Perfect!

"The laws of physics aren't suspended just because I'm in a hurry" should be on a sticker on tractors, in the manual and written on the wall of tractor storage. It's just a perfect reminder to us all.
Yes, along with this sticker:
 

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Of course tipping is a major concern as it can be fatal however there are other things to consider.

What is the load rating for your front axle? As you take load off the front wheels it all shifts to the front axle which is weaker as it needs to be able to steer the tractor. You can break the front axle if overloaded.

Be sure to use 4wd when using the FEL. The reason is you don't have front wheel brakes on a tractor like these. The braking is done in the transmission and if in 2wd that means only brakes on the rear wheels. If the rear wheels lose traction because not enough weight on them, you brake anymore. You also may not be able to steer. My father has an old Case tractor with a FEL that is 2wd only. Even with fluid filled tires I have picked up a log that caused it to balance perfectly like a teeter totter. The scary part was I was on a hill facing down hill. I started to go down the hill, I couldn't stop it, I couldn't steer it. I was just along for the ride. The only thing I could do was slowly start to lower the load so it would drag on the ground and slow me down. The good news was it was a very gradual slope and not a steep hill. The 4wd thing can be an issue when operating on hard ground like an asphalt or cement driveway. Binding up the 4wd can be an issue but you also need to maintain control. So I normally try and only drive/turn on flat ground and I will disable 4wd when doing so. If on any kind of grade it is in 4wd.
 

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Most people learn via experience.

"Tell me, I'll forget. Show me, I'll remember. Involve me, I'll understand"

"Good judgment comes from experience. Experience comes from bad judgment!"

"Experience is something you get right after you need it!"
 

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Being smart is learning from your mistakes. Being wise is learning from others mistakes.
 

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Most people learn via experience.

"Tell me, I'll forget. Show me, I'll remember. Involve me, I'll understand"

"Good judgment comes from experience. Experience comes from bad judgment!"

"Experience is something you get right after you need it!"
Good post
 

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Being smart is learning from your mistakes. Being wise is learning from others mistakes.
Had a boss used to tell me make your mistakes with other people’s money


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OK I’ll bite. I’ve been keenly observing this ballast thing and have thought “Oh I’ll get the feel of the thing and be able to figure what I need for ballast if any” being experienced and all that know it all crap operators throw at ya. Although I inflated the fronts to max pressure, and can cruise around with a loaded bucket of dirt, Feeling confident I’m not going to pull a rookie move and dump it on its side, it’s the front axle loading up that I’m realizing isn’t healthy for it. Although enslaving the rear end by throwing weight on it didn’t seem very nice, I’m realizing that the front axle being overloaded is worse. I’m at the point where I can continue with only a rear blade and liquid filled tires, and tear into a task, but now I think I’m going to slow my roll, and get working on some counterweight options today. I have a welder and about 1500 lbs of rebar scrounged from job sites, an I match, and a thick skull. I will bow to the counterweight lords and get 600 lbs on my rear before grenading my front end.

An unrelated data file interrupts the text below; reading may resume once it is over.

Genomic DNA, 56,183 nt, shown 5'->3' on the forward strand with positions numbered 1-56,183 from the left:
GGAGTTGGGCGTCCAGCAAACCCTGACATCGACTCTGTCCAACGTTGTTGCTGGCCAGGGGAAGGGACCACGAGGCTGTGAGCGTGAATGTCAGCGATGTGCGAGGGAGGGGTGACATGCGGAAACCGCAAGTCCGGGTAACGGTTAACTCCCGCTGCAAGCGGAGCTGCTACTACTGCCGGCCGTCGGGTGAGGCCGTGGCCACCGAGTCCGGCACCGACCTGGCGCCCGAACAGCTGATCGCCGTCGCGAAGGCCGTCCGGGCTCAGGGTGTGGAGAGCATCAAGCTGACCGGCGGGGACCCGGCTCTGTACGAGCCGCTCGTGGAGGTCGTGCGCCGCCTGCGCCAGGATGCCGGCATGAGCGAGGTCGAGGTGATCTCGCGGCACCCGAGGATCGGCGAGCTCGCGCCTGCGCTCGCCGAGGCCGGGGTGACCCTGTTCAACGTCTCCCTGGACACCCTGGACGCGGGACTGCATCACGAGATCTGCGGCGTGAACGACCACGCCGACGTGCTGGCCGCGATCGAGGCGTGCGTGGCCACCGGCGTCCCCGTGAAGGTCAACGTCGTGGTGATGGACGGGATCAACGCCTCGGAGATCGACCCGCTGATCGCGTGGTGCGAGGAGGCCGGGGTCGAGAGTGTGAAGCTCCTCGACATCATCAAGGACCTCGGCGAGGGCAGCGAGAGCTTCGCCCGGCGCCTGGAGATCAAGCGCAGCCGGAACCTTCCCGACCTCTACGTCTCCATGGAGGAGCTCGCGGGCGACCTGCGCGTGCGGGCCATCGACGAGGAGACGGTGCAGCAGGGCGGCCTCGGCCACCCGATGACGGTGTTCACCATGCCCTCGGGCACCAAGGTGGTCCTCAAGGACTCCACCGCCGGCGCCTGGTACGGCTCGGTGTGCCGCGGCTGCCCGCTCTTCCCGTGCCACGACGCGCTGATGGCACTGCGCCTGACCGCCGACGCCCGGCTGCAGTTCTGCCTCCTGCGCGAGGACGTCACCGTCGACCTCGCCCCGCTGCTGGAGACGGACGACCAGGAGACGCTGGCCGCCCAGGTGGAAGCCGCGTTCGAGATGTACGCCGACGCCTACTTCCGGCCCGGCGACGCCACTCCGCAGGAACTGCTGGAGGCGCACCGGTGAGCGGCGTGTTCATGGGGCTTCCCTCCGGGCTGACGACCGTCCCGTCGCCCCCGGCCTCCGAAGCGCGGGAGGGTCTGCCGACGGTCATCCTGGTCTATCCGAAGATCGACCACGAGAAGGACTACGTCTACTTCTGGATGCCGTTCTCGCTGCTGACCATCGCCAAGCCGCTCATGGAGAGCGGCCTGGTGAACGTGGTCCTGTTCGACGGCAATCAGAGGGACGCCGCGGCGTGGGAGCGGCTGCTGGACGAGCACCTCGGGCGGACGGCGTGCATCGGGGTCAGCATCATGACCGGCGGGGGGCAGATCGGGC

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due to a couple of posts here i have a question

please explain the physics to me as to how adding ballast to the rear reduces any load at all on the frount axle when using the FEL


i fully agree and understand ballast provides stability to the tractor by securing 4 pts of contact to the ground and i fully embrance the use of ballast....in my mind the ballast in fact allows the FEL to carry more weight thus allowing more load on the frount axle not reducing it.......its been my experience that front axle problems usually result from bouncing loads that add a dynamic load to a already heavy static load and the dynamic loads would also be increased by the use of ballast
 

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due to a couple of posts here i have a question

please explain the physics to me as to how adding ballast to the rear reduces any load at all on the frount axle when using the FEL


i fully agree and understand ballast provides stability to the tractor by securing 4 pts of contact to the ground and i fully embrance the use of ballast....in my mind the ballast in fact allows the FEL to carry more weight thus allowing more load on the frount axle not reducing it.......its been my experience that front axle problems usually result from bouncing loads that add a dynamic load to a already heavy static load and the dynamic loads would also be increased by the use of ballast
Someone correct me if I'm wrong. I thought the rear axle acts like a fulcrum when using the loader. Putting enough weight on the back eases the load on the front axle is what I thought happens.
 

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Scroll up to Kenny’s link. Looks like he’s got it all covered there